Posted on Monday, January 28th, 2013 at 8:00 AM by Paul Izod
As I discussed in my Last Remnant article, Japanese Role Playing Games are something of a unique bunch. They differ from other genres in a great many ways, both stylistically and mechanically. Perhaps because of this, they tend to divide opinion more than any other genre. For me, they are the best example of ‘Marmite’ games; you either love them or hate them, there’s usually little middle ground to be found.
But the thing is; the genre is extremely varied and diverse, with one JRPG being markedly different from another. Not surprisingly, this means there is a lot of division amongst the JRPG fraternity as to what type is best, or even what truly defines a JRPG.
Well, for my money, the best way to look at it through the context of a specific game to define what, to me, JRPGs stand for. To that end, I present to you Lost Odyssey, perhaps the most Japanese of all JRPGs of recent memory.
First of all, let’s talk visuals and design style. Perhaps I’m starting out in a controversial manner, as Lost Odyssey does not feature what many people would first name as a JRPG visual feature: androgynous teenagers. Yes, the…idiosyncratic… tendency of eastern developers to feature a youthful and oddly dressed cast as its protagonists is common, it’s not the be all and end all for a JRPG. That being said, I suspect the conscious courting of the western market by Square for Lost Odyssey was a main factor for the decision to choose older looking main characters. In addition, the studio’s preceding title, Blue Dragon (acknowledged as being in many ways a warm up for Lost Odyssey for the developers) was based around anime-style visuals of very young children, and received widespread negative feedback on said visuals in the west, which was most likely a factor.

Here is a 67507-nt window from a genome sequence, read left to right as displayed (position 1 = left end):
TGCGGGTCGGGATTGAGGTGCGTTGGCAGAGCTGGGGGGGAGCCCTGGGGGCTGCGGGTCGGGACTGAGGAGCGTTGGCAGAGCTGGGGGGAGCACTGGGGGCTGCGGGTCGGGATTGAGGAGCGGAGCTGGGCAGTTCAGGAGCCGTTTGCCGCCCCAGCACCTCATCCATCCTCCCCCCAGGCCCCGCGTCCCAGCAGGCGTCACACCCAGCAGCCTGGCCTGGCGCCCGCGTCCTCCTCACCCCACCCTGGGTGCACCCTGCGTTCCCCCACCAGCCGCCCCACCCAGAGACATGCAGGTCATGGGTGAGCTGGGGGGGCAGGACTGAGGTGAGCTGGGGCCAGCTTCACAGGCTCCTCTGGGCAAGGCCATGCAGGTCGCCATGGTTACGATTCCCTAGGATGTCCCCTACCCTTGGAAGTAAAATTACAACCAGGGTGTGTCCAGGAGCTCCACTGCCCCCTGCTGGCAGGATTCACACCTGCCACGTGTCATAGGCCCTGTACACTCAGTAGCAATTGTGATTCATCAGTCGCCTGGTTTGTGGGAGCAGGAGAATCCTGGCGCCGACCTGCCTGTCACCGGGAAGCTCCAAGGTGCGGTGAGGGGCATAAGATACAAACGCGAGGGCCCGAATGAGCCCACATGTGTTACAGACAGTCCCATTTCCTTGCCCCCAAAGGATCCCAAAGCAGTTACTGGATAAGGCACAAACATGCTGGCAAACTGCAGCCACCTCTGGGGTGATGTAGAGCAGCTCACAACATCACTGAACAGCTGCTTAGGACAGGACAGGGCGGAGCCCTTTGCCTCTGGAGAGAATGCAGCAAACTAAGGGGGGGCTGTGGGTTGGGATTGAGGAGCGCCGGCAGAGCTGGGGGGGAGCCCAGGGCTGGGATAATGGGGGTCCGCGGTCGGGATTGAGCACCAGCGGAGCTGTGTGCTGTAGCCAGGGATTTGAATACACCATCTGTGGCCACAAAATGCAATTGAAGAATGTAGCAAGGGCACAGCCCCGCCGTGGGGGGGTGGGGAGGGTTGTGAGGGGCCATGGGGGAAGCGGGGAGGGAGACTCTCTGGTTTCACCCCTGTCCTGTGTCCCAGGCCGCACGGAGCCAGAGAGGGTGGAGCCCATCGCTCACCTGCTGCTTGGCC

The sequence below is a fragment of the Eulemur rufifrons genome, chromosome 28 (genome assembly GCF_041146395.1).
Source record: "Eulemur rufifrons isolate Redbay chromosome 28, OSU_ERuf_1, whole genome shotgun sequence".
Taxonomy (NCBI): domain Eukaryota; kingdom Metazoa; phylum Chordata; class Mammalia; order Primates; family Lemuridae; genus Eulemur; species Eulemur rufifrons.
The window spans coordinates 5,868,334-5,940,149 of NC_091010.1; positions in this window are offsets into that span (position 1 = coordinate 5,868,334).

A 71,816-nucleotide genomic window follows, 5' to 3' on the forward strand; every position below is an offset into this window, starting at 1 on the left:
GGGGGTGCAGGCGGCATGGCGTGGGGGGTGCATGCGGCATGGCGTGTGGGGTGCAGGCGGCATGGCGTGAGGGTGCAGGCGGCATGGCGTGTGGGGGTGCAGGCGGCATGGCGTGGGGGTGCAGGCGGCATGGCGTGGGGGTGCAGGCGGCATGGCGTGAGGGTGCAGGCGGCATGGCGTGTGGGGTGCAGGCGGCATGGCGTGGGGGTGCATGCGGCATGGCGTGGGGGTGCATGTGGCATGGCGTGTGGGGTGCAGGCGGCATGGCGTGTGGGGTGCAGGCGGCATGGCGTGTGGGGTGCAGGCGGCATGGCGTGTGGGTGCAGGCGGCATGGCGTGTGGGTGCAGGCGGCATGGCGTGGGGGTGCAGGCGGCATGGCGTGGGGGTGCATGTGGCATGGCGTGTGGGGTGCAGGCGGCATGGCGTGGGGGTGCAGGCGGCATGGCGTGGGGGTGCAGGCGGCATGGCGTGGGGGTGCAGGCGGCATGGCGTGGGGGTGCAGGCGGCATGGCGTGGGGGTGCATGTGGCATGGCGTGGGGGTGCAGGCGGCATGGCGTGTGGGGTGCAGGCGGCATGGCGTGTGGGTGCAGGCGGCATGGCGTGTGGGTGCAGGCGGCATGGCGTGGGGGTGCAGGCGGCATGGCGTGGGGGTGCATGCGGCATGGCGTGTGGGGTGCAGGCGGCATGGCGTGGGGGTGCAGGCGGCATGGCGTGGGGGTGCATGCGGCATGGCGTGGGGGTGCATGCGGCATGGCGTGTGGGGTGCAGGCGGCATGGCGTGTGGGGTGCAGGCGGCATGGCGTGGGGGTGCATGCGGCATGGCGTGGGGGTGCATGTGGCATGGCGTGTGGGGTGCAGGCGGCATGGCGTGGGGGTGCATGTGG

That being said, Lost Odyssey, to me, is still inherently Eastern in its visual design. I mean, all you have to do is look at the wardrobes on show and my argument is sealed. Every character is dressed in a manner that would make even the most extravagant fashion designers blush. Queen Ming in particular dresses in a manner that makes me embarrassed to be playing the game. She rocks up in, I kid you not, what appear to be denim suspenders and thong, with some sort of waistcoat, which is cut down from her shoulders to below the navel, showing more flesh than not. This, need I remind you, for the apparently innocent and good queen of Numara…
The other characters to all have highly, shall we say unique, clothing choices, lending the game a pretty typical JRPG feel, even if everyone involved seems to be old enough to, frankly, know better.
Oh, and two of the main characters are little kids. We are never told how old they are, but they’re no more than 12/13 years old at best, and they wade into combat with everyone else without so much as batting an eyelid. You don’t get that in your standard western RPG my friend.
You can also check off the wacky architecture and vehicle design on the list too, as the towns and vehicles are all breathtakingly mental. Pretty, no doubt, but mental all the same. The main flying ship is a sleek, dragon-like flying ship too, by the way, did I mention that? (check!)